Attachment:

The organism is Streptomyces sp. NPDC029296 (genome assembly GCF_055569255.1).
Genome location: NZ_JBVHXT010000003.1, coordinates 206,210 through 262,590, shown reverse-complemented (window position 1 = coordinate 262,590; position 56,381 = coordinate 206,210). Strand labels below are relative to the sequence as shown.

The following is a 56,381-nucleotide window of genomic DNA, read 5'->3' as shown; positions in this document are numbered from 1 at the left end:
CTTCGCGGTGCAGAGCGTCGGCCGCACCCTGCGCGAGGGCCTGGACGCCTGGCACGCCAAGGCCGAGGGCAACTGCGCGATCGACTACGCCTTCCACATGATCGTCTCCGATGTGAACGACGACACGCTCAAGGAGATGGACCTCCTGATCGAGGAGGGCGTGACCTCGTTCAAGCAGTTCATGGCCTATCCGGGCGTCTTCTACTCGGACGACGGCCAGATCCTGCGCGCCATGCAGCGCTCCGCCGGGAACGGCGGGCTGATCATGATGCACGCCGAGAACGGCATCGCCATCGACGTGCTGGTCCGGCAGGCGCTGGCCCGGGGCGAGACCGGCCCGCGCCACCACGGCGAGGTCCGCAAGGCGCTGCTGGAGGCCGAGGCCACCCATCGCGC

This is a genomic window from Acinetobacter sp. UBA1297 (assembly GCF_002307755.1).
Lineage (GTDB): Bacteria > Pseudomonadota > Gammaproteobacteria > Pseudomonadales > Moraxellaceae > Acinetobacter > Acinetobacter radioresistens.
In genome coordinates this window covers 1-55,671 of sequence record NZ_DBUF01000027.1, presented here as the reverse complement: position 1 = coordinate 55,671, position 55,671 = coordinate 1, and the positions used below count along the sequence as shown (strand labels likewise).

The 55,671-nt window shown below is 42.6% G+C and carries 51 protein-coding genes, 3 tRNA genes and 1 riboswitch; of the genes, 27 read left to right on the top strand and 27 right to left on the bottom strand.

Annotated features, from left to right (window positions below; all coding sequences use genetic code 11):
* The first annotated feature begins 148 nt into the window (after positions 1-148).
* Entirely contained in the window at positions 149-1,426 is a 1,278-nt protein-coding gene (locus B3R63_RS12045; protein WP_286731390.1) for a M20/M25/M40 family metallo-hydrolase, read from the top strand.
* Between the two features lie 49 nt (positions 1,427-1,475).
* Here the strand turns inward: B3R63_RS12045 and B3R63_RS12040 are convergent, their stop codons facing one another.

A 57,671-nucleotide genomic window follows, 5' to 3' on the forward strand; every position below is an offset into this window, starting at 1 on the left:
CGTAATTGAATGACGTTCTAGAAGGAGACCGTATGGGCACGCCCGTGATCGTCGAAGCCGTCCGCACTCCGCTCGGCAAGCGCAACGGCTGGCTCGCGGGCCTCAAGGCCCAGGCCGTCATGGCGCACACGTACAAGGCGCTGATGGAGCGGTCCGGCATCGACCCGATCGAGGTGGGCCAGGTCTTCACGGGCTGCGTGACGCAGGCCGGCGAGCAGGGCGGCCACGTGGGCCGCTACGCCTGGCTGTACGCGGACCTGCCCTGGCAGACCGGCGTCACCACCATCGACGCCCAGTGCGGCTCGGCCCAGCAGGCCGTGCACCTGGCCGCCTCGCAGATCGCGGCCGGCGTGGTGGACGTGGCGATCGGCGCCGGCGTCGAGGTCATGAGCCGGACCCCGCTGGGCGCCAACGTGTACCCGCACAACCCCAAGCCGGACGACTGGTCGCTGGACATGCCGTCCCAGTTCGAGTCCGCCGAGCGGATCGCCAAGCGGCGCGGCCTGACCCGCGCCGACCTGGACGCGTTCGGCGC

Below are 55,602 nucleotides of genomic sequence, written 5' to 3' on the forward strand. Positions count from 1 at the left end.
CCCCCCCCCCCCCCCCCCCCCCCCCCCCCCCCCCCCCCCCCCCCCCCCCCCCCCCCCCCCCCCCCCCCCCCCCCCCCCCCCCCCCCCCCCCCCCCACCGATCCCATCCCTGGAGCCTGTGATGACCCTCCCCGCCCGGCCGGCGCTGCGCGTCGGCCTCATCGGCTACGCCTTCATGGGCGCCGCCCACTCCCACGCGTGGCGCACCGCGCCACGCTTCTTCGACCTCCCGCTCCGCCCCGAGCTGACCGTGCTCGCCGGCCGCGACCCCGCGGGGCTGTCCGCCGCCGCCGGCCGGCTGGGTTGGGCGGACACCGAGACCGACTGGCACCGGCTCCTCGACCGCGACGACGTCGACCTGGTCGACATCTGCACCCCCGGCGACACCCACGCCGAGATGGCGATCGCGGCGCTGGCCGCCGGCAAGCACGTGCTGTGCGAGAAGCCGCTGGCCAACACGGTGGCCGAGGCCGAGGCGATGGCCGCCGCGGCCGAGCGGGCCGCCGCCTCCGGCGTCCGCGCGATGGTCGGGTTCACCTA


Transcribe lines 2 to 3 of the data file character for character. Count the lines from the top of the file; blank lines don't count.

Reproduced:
Genome location: NZ_JBVHXT010000003.1, coordinates 206,210 through 262,590, shown reverse-complemented (window position 1 = coordinate 262,590; position 56,381 = coordinate 206,210). Strand labels below are relative to the sequence as shown.

The following is a 56,381-nucleotide window of genomic DNA, read 5'->3' as shown; positions in this document are numbered from 1 at the left end: